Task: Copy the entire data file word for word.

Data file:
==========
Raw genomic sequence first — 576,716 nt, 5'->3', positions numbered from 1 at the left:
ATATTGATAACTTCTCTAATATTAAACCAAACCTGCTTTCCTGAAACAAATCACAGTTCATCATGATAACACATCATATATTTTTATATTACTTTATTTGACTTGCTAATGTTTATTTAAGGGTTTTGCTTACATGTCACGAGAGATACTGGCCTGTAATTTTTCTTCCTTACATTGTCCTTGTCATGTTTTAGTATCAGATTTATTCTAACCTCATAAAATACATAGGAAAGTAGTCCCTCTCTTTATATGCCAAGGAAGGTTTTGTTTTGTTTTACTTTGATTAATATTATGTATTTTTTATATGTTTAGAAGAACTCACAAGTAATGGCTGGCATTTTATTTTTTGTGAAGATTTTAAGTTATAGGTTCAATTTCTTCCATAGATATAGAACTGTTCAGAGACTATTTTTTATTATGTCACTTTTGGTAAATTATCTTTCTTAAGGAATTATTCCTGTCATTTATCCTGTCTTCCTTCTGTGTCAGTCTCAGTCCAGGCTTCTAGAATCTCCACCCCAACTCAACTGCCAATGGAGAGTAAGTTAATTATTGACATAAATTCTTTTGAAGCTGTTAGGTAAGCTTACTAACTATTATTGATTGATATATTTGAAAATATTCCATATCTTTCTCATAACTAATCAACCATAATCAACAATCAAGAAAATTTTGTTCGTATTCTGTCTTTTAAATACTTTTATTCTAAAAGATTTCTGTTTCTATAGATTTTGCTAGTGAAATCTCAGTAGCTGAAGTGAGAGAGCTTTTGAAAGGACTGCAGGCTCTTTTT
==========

Raw genomic sequence first — 576,716 nt, 5'->3', positions numbered from 1 at the left:
ATATTGATAACTTCTCTAATATTAAACCAAACCTGCTTTCCTGAAACAAATCACAGTTCATCATGATAACACATCATATATTTTTATATTACTTTATTTGACTTGCTAATGTTTATTTAAGGGTTTTGCTTACATGTCACGAGAGATACTGGCCTGTAATTTTTCTTCCTTACATTGTCCTTGTCATGTTTTAGTATCAGATTTATTCTAACCTCATAAAATACATAGGAAAGTAGTCCCTCTCTTTATATGCCAAGGAAGGTTTTGTTTTGTTTTACTTTGATTAATATTATGTATTTTTTATATGTTTAGAAGAACTCACAAGTAATGGCTGGCATTTTATTTTTTGTGAAGATTTTAAGTTATAGGTTCAATTTCTTCCATAGATATAGAACTGTTCAGAGACTATTTTTTATTATGTCACTTTTGGTAAATTATCTTTCTTAAGGAATTATTCCTGTCATTTATCCTGTCTTCCTTCTGTGTCAGTCTCAGTCCAGGCTTCTAGAATCTCCACCCCAACTCAACTGCCAATGGAGAGTAAGTTAATTATTGACATAAATTCTTTTGAAGCTGTTAGGTAAGCTTACTAACTATTATTGATTGATATATTTGAAAATATTCCATATCTTTCTCATAACTAATCAACCATAATCAACAATCAAGAAAATTTTGTTCGTATTCTGTCTTTTAAATACTTTTATTCTAAAAGATTTCTGTTTCTATAGATTTTGCTAGTGAAATCTCAGTAGCTGAAGTGAGAGAGCTTTTGAAAGGACTGCAGGCTCTTTTT